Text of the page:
Matt Reagan Morning rally on January 1st, 2014 at the Campus Outreach Milwaukee New Years Conference
Brett Barnes Evening rally on December 31st, 2013 at the Campus Outreach Milwaukee New Years Conference
Brett Barnes begins this talk with the question, “What do we do with the Gospel?” In light of all that we have learned, what is the proper application to our lives? The reality is that someday all of us will die, and our lives here on earth will end. Each of our lives will be summed up in one single dash between the day we were born and the day we died. Brett challenges us by asking what will we do with our dash - with our brief life span of time here on earth? Is there any way to use this seemingly insignificant span of time in a significant way?
The good news is that the answer is yes. To explain how that is true, Brett directs us to John 12:24 where Jesus is speaking to the disciples: “Truly, truly, I say to you, unless a grain of wheat falls into the earth and dies, it remains alone. But if it dies, it bears much fruit.” In order for our lives to have significance, if we want there to be spiritual fruit in our lives - we must die.
But what kind of death is Jesus talking about? To answer this we turn to Colossians 3: “Put to death therefore what is earthly in you,” and Jesus’ words in Luke 9:23-24: “If anyone would come after me, let him deny himself and take up his cross daily and follow me. For whoever would save his life will lose it, but whoever loses his life for my sake will save it.” To die means to prefer Christ and living as he did - a life of service and sacrifice - over your own life.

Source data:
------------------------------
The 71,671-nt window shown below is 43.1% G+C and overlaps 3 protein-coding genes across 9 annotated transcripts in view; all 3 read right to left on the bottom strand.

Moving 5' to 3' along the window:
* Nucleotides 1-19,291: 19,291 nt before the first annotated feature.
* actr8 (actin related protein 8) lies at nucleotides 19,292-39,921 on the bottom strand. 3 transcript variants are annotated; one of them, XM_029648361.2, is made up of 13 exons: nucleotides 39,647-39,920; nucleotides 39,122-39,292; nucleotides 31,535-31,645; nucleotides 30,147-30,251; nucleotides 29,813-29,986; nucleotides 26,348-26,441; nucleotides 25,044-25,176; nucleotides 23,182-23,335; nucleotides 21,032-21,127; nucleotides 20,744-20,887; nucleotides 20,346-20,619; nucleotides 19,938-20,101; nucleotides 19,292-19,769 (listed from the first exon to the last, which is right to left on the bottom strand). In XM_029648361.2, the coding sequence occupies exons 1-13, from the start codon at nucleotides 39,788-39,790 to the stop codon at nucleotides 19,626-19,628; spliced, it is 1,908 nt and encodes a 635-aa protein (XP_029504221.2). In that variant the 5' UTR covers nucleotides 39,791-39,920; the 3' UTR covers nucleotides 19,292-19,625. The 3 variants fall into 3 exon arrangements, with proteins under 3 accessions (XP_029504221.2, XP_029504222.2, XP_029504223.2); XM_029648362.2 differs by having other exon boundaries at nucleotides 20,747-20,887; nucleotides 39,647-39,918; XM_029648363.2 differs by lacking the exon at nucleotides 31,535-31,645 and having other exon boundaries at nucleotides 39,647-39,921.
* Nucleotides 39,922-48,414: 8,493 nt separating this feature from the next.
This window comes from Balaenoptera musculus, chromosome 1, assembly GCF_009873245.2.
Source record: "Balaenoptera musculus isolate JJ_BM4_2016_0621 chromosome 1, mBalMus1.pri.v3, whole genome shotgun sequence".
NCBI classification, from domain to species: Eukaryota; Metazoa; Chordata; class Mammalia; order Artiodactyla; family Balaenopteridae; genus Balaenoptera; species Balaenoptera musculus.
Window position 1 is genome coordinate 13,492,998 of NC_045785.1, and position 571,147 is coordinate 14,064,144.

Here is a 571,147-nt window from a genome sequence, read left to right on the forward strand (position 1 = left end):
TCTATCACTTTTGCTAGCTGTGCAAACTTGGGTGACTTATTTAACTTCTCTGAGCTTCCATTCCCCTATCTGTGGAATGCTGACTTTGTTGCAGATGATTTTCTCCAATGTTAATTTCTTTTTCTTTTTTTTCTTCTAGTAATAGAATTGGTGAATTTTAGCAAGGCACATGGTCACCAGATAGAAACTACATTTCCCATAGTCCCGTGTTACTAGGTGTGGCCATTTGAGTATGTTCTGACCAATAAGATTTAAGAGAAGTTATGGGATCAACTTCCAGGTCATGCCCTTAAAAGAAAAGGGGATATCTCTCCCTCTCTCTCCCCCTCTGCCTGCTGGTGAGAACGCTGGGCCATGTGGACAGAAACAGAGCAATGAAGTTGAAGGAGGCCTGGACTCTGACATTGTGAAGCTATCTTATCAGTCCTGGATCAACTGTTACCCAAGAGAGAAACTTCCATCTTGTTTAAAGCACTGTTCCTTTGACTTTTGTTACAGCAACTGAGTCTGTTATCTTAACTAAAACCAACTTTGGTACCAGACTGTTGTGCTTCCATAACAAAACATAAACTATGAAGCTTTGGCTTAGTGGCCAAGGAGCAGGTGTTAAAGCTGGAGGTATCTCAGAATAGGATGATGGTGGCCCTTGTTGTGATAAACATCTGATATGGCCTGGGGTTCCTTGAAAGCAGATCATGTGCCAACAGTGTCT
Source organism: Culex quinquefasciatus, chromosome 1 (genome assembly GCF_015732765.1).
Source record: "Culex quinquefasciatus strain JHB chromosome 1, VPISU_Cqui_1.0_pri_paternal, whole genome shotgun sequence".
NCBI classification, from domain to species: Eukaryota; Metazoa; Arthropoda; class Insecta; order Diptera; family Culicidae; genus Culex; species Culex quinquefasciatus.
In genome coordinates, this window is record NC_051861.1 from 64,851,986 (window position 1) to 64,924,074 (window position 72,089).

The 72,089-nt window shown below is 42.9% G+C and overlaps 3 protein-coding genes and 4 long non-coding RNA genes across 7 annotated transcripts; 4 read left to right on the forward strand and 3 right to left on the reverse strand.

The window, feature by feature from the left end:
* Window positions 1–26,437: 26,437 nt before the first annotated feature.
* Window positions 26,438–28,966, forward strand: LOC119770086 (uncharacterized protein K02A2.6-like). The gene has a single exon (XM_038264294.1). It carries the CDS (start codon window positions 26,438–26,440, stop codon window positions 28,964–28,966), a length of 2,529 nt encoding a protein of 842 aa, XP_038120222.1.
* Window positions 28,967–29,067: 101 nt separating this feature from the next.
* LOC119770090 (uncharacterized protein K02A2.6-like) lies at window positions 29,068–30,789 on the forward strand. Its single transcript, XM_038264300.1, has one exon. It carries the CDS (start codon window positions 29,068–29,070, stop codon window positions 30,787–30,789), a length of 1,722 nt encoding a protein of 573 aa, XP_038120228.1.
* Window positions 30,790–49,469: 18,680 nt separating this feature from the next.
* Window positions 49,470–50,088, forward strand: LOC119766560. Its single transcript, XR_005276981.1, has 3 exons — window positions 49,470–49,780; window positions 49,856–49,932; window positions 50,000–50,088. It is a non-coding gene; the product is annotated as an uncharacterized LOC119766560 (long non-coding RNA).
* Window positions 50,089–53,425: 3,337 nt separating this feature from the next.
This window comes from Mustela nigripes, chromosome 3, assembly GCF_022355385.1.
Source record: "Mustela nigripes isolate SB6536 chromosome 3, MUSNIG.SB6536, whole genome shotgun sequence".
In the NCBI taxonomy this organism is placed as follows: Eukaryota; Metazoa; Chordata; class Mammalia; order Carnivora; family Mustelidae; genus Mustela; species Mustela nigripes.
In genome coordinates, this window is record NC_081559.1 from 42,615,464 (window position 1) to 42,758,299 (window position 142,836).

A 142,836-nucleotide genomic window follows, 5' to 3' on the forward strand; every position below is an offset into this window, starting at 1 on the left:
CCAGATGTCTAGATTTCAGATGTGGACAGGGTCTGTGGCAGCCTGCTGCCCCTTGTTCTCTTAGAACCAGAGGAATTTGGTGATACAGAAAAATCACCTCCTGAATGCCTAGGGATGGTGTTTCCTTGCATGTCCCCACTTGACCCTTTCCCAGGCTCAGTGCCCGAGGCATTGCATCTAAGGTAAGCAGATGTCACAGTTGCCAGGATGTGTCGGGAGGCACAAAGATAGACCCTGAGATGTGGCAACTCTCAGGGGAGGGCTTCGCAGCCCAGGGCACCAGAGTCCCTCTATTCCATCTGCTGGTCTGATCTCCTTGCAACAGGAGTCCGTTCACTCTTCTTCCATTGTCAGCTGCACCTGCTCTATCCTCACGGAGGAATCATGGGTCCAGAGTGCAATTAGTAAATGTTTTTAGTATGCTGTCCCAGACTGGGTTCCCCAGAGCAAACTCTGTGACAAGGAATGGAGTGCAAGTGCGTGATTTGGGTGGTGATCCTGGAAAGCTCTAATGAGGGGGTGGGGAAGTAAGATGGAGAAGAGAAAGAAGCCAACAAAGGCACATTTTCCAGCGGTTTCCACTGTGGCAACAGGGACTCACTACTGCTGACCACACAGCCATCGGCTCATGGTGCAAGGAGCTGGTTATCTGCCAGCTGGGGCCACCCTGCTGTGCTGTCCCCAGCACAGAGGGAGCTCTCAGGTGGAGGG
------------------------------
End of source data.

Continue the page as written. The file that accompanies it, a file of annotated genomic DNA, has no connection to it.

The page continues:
2 Timothy 2:2 says, “and what you have heard from me in the presence of many witnesses entrust to faithful men who will be able to teach other also.” Paul the apostle writes this to demonstrate the method of multiplication. If we die to ourselves and choose to invest in faithful men, the process will continue, and the fruit will multiply. The cost is great, but the reward is glorious. If you die, you will bear much fruit.
Bryan Loritts Evening rally on December 29th, 2013 at the Campus Outreach Milwaukee New Years Conference
For his third and final talk, Bryan Loritts explores the question: What does it look like to live a life that passionately pursues Christ? When you become a Christian by believing the Gospel, it almost seems easy at first - because you finally understand that you did nothing to save yourself. But according to Jesus’ life and teaching, we know that the Christian life will not be problem-free. Instead, living the Christian life is one marked by grace-fueled effort and discipline with the goal to finish well. What matters most to God is not how well or poor we start, but how we finish.
The passage Bryan teaches from is 1 Corinthians 9:24-27, which says: